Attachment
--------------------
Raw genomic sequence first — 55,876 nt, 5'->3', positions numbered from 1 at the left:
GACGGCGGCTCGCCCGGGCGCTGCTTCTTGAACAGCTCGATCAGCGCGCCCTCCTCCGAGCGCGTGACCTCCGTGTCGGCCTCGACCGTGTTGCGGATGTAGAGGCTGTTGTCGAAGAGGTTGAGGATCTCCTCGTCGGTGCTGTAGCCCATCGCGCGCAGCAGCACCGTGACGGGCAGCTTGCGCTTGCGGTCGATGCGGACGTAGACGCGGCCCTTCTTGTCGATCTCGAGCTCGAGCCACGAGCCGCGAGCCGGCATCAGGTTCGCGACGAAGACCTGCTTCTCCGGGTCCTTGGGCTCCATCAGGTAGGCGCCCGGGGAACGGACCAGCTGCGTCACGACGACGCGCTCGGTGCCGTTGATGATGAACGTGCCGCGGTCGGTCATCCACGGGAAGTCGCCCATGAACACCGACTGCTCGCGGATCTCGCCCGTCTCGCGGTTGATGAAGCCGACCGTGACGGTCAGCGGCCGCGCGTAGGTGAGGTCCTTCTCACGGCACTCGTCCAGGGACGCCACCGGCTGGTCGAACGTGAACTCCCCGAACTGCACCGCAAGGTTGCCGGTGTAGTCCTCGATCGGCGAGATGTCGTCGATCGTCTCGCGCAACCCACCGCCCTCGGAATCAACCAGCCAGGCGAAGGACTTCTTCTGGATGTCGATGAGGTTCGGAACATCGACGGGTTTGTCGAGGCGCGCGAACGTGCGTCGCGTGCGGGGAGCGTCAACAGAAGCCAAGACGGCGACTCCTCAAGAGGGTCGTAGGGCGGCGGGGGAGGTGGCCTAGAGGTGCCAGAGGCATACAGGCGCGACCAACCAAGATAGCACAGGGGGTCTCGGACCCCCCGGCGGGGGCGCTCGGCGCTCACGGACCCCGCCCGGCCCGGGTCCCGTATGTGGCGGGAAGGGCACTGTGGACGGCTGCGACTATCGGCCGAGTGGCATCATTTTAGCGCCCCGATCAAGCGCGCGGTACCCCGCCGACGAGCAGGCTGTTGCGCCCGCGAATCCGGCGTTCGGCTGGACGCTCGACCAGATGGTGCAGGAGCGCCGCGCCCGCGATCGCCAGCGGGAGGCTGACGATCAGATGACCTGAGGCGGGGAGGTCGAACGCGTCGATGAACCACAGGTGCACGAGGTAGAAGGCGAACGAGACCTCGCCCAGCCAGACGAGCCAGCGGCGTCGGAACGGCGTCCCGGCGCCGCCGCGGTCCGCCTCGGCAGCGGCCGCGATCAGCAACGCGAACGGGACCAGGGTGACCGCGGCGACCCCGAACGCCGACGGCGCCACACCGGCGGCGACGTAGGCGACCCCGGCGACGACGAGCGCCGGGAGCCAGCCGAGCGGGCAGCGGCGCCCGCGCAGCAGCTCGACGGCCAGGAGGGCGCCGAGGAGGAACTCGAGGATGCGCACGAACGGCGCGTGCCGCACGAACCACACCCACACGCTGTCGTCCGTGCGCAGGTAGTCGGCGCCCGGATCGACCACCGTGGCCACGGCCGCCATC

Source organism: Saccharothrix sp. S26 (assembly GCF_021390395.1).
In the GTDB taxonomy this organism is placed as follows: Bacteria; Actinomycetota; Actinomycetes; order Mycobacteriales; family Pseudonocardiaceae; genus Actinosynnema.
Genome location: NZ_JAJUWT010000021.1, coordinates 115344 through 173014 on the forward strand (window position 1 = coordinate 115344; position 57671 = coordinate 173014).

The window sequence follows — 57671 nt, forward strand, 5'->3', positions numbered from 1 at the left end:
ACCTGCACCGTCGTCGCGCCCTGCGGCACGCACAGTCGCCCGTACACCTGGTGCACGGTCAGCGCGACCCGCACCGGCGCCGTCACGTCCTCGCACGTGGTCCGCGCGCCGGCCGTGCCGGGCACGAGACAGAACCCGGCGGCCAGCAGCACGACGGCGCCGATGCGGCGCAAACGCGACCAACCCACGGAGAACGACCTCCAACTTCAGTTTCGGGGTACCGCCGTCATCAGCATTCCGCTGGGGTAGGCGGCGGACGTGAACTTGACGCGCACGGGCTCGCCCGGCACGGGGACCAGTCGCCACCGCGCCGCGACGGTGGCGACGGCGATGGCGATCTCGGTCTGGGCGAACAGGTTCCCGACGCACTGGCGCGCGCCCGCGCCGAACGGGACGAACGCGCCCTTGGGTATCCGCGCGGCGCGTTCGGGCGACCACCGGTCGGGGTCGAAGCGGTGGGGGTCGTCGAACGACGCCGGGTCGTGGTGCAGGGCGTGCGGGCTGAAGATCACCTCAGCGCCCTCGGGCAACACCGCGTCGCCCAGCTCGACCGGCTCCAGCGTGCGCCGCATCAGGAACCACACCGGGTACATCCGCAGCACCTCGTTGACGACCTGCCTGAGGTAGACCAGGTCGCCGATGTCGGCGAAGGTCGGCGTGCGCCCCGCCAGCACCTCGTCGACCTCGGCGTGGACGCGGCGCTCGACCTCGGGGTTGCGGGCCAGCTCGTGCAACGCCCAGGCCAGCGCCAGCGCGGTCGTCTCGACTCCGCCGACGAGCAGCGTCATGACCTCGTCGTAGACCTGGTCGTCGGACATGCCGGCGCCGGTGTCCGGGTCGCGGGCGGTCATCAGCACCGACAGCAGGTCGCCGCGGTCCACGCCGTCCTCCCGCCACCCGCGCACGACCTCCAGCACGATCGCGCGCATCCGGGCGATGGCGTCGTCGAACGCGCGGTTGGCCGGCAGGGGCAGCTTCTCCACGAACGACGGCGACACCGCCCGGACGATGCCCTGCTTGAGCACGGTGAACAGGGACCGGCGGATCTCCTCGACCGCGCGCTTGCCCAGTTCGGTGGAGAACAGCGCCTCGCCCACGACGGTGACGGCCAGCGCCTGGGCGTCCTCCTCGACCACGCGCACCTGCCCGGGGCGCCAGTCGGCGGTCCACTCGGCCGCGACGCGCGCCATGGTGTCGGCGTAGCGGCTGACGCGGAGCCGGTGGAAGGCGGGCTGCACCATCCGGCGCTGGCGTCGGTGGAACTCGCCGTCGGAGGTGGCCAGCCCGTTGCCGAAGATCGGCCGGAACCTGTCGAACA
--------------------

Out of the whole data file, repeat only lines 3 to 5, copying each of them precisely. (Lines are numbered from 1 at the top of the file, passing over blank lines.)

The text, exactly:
Source organism: Saccharothrix sp. S26 (assembly GCF_021390395.1).
In the GTDB taxonomy this organism is placed as follows: Bacteria; Actinomycetota; Actinomycetes; order Mycobacteriales; family Pseudonocardiaceae; genus Actinosynnema.
Genome location: NZ_JAJUWT010000021.1, coordinates 115344 through 173014 on the forward strand (window position 1 = coordinate 115344; position 57671 = coordinate 173014).